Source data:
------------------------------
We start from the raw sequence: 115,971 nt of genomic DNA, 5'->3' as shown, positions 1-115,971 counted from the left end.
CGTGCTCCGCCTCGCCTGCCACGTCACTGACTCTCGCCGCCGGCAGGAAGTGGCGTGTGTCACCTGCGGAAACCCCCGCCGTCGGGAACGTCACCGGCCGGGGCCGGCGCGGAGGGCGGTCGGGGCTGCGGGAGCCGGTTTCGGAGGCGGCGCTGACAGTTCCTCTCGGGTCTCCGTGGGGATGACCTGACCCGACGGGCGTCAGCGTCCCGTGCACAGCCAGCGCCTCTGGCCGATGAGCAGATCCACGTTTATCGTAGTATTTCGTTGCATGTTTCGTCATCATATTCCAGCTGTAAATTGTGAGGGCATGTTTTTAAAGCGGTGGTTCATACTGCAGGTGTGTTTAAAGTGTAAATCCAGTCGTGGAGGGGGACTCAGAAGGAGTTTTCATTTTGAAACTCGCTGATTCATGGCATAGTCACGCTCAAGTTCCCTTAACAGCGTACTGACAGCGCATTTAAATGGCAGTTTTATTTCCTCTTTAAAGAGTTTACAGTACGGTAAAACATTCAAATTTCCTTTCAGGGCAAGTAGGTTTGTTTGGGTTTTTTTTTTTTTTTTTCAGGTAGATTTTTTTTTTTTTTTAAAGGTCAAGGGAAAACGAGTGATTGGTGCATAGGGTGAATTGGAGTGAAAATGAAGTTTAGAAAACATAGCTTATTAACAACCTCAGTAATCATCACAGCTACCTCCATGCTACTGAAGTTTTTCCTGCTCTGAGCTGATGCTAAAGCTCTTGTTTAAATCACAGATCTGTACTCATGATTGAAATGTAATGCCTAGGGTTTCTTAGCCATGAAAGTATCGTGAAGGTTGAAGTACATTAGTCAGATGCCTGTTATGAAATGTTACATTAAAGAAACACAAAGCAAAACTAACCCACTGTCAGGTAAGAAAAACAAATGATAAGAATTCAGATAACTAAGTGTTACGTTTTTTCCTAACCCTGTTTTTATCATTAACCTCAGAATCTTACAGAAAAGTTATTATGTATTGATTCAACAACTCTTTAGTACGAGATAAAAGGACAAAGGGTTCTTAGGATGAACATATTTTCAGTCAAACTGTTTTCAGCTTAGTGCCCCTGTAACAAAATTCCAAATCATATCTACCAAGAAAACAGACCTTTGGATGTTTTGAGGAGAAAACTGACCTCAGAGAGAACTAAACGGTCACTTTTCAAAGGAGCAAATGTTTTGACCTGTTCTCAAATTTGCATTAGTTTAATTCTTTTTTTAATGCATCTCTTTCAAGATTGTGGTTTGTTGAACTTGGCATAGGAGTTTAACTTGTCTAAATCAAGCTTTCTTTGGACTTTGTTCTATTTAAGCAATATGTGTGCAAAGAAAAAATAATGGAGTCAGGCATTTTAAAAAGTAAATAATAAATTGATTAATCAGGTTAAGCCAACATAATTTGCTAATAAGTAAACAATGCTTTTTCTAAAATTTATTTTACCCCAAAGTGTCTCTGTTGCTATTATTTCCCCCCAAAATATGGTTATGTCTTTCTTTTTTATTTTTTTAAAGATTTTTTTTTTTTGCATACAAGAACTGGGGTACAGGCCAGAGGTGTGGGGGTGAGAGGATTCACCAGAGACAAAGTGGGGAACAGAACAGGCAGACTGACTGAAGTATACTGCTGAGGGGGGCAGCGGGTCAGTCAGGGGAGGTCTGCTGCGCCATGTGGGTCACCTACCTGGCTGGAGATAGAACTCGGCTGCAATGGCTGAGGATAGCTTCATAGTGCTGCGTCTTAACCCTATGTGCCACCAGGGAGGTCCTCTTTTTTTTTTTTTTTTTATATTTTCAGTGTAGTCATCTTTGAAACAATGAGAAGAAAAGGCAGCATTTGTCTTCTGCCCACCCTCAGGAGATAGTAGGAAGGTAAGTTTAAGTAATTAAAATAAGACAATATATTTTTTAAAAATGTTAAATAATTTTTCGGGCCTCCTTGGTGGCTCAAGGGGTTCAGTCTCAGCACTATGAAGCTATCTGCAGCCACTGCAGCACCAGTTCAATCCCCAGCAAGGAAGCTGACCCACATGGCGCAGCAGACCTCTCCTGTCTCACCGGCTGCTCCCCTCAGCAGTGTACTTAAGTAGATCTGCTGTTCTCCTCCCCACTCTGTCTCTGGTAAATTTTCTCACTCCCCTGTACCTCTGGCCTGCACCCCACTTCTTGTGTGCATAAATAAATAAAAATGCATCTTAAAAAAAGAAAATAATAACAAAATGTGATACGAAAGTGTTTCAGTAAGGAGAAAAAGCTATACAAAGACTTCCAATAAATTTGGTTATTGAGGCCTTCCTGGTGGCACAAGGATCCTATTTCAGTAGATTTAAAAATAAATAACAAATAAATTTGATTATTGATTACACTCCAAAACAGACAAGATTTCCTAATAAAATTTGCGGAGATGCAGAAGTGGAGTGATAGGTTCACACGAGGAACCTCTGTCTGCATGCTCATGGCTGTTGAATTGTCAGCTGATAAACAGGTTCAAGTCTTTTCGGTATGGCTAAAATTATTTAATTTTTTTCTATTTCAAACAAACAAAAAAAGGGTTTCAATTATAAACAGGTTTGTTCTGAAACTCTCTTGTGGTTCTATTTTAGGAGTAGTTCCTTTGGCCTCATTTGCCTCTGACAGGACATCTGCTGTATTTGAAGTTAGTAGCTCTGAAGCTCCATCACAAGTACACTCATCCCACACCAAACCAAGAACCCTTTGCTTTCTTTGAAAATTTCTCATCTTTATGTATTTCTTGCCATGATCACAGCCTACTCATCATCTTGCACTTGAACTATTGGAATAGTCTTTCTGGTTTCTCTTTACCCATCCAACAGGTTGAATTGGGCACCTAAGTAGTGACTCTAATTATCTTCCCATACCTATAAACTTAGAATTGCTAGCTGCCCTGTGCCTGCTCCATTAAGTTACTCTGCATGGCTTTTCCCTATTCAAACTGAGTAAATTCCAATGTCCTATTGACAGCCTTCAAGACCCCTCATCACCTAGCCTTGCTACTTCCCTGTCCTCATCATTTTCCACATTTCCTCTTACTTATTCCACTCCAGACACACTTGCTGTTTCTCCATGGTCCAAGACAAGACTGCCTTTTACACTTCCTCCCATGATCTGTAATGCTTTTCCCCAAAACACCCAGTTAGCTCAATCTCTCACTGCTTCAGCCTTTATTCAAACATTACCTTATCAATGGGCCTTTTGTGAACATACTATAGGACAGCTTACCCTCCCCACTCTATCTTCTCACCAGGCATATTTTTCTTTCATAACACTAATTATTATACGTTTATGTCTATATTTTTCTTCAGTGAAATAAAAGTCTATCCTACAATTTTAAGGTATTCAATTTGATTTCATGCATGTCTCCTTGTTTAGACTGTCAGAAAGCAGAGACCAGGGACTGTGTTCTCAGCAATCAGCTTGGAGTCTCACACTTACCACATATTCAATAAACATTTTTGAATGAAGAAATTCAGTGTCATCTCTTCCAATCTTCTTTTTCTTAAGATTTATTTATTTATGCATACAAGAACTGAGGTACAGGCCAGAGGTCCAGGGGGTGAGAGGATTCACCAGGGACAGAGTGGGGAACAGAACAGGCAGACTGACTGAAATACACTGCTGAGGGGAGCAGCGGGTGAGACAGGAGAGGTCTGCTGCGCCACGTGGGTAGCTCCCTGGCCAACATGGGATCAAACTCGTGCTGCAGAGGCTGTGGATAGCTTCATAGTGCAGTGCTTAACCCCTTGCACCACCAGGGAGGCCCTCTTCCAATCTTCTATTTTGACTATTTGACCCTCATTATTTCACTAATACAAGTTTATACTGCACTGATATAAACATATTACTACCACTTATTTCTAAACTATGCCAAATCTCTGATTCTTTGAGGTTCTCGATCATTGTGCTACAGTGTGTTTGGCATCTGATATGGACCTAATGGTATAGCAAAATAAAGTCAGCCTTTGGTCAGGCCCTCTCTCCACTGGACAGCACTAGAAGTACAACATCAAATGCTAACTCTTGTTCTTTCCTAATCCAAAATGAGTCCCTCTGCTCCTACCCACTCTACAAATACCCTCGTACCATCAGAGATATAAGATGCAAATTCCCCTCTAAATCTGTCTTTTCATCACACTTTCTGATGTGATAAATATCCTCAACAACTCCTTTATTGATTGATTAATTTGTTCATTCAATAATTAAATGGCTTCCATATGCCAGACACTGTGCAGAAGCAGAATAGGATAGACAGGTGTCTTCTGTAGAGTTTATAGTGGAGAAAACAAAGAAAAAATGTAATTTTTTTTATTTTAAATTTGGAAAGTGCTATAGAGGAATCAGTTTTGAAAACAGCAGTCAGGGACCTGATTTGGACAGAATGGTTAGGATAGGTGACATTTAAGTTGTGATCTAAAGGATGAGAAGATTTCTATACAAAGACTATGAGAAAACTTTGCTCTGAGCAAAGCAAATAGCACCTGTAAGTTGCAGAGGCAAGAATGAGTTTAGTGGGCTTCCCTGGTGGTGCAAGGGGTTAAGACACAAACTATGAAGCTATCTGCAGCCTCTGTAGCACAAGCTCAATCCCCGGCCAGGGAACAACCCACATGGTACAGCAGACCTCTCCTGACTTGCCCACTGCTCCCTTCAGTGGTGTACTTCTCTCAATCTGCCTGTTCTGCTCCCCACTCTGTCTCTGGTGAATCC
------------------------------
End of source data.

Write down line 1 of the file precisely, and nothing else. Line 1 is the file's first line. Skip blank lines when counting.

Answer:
We start from the raw sequence: 115,971 nt of genomic DNA, 5'->3' as shown, positions 1-115,971 counted from the left end.